Welcome to issue number one hundred and thirty-five of Hashtag Jakarta EE!
In last week’s Hashtag Jakarta EE (#134), I announced that the Jakarta EE 10 Platform was ready for ballot. I even started the ballot (since I am the appointed Jakarta EE Specification Committee Mentor for this specification) the following Tuesday. As it turned out, the specification was requested to be withdrawn from the ballot by the Jakarta EE Platform project. The reason is that there were changes needed in the Jakarta Concurrency TCK to accommodate the move to the Jakarta EE 10 Web Profile for that specification. These changes are of such nature that the Jakarta EE TCK Process wouldn’t allow them without a new minor release. As a consequence, the Jakarta EE Specification Committee passed a resolution to allow these changes in a service release in this special case.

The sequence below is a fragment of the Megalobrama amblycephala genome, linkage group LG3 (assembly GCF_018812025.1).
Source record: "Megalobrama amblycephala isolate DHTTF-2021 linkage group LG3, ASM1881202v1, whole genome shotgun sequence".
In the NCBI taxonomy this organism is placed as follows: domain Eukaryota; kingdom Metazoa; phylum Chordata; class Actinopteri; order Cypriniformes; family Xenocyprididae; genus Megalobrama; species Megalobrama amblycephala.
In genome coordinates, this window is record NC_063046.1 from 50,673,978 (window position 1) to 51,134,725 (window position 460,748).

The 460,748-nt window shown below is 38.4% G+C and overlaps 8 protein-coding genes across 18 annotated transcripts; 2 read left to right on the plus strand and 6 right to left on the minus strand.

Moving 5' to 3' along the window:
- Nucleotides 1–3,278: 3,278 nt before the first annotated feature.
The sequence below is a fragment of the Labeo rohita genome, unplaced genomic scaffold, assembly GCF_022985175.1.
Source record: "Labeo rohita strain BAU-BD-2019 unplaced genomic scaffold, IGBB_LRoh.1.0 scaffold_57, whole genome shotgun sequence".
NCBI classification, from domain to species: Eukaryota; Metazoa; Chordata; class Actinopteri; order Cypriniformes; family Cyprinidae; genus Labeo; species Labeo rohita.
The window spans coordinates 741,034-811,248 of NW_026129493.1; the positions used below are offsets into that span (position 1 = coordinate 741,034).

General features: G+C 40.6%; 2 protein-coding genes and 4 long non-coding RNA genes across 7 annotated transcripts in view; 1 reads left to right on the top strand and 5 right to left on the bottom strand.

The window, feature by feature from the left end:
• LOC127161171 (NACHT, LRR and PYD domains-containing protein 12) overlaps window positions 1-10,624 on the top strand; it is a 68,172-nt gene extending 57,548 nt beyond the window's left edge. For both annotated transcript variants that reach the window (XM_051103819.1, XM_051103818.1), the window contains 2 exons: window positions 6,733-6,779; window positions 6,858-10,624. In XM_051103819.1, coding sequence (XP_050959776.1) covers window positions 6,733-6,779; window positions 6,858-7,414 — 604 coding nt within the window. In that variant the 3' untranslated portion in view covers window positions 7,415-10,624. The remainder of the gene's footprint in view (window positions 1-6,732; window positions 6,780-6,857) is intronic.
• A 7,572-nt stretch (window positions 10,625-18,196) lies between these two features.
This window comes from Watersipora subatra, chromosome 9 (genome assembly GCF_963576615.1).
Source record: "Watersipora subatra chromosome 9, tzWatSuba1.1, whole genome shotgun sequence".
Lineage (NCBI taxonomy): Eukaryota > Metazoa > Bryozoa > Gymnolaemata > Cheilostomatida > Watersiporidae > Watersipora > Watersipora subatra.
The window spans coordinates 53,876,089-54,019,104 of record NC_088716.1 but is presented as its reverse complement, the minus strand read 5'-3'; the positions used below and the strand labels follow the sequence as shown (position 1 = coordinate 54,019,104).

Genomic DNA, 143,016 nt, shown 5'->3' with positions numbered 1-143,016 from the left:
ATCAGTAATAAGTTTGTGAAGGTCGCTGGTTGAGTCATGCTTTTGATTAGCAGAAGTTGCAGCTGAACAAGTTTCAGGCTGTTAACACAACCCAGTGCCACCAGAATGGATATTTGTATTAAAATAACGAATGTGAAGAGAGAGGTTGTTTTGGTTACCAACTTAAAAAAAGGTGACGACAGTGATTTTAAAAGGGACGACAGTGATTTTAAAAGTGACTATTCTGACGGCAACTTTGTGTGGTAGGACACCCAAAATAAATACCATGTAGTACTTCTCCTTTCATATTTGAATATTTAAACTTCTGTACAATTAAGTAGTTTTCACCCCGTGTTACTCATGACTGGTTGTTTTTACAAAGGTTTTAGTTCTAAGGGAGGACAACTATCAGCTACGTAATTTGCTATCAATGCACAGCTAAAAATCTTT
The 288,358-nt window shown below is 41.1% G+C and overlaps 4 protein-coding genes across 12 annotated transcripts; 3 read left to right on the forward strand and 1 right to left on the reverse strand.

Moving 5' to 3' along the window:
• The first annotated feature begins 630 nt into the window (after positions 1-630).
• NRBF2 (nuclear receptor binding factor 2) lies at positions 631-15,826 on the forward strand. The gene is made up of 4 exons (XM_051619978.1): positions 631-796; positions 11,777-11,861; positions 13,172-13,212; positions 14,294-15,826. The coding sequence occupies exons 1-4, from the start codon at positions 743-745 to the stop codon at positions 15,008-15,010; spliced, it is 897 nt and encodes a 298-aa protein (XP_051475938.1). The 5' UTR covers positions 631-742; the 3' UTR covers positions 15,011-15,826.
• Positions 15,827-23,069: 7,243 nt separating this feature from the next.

Rather than being frustrated that the release sort of drags out, I am actually quite relieved. It is an example that the processes work, and they are there for a reason. The Jakarta EE Working Group does not compromise when it comes to compatibility and quality! That’s why this technology is something you can rely on, and continue building your mission-critical applications with.
I probably shouldn’t come up with any predictions for when the release is ready for ballot again other than it is really close. Jakarta EE 10 Core Profile looks like it is ready for ballot again after the necessary fixes to its TCK have been done.
Here is a reminder that the registration for EclipseCon 2022 is open. This year’s EclipseCon will take place in Ludwigsburg, Germany from October 24 to October 27.
Check out the program to see what you will be missing if you’re not going to attend. I also want to point you specifically to the great Jakarta EE talks in the program.